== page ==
And here were are. I just finished a post talking, in exaggeration, about the implications of “Big Brother”. This is in today’s piece on Watch Dogs, Ubisoft’s PlayStation 4 launch title that thumbs its nose at lines crossed by over-indulgence in mass surveillance. In the included video, Pierce, the game’s protagonist is able to hack into the city’s public transportation and surveillance systems (among other things). In the game, centralized control over such wide sweeping systems leaves them incredibly vulnerable to hackers.
But in the real world of today, Los Angeles has done something incredibly similar. Tuesday, Mayor Antonio Villaraigosa thrust his city of Los Angeles into the high-tech future. With the flip of a switch, nearly all of LA’s traffic signals are now synchronized and controlled from a single system. A staggering 4,400 (approx) traffic signals are now part of the synchronization. The traffic signal synchronization will hopefully increase travel and commute speeds by as much as 16% and reduce commute time by as much as 12%. That’s signficant considering the repellent and congested nature of LA traffic, especially for this particular journalist around tech event time.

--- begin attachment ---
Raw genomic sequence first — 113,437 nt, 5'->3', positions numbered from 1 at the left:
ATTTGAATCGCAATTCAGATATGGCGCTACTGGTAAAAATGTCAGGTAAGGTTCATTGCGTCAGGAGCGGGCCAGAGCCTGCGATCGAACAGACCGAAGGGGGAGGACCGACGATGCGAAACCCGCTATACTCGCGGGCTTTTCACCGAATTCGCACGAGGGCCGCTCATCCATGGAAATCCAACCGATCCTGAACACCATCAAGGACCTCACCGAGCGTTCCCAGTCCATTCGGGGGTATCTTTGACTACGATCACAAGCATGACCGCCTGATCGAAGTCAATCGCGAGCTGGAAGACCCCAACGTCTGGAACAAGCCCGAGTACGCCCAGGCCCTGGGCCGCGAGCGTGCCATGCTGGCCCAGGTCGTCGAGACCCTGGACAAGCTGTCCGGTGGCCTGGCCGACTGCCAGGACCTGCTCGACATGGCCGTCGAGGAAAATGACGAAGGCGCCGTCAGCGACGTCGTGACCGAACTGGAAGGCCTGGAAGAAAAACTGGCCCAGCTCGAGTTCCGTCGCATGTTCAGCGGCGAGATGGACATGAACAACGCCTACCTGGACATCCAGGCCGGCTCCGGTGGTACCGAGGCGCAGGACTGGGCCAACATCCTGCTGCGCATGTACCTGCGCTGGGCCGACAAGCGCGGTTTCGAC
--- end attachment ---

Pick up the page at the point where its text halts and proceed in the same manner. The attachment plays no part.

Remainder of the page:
The boon to the environment is astounding. Reports suggest, that carbon emissions should be down by a massive 1-million tons per year. This is due to the significantly lower number of vehicles idling at stop lights or caught in bumper-to-bumper traffic. Fuel efficiency per vehicle should also benefit. Criminals, you won’t benefit from this one bit. The system can effectively be used to reroute traffic to assist police officers in pursuit or escorting. It will also help clean up traffic and make routes for rescue and emergency first-responders to get to you that much quicker, without incident.
The completion of the system ties up loose ends from nearly 30 years ago when the project was left stagnant in 1984. Then a similar system was in place which only covered signals around LA Memorial Coliseum. Yet it was successful enough for City council to mandate its expansion, which ran into financial trouble. Amassing the $410 million needed in funds only prolonged the project to present day when “outside resources” were secured.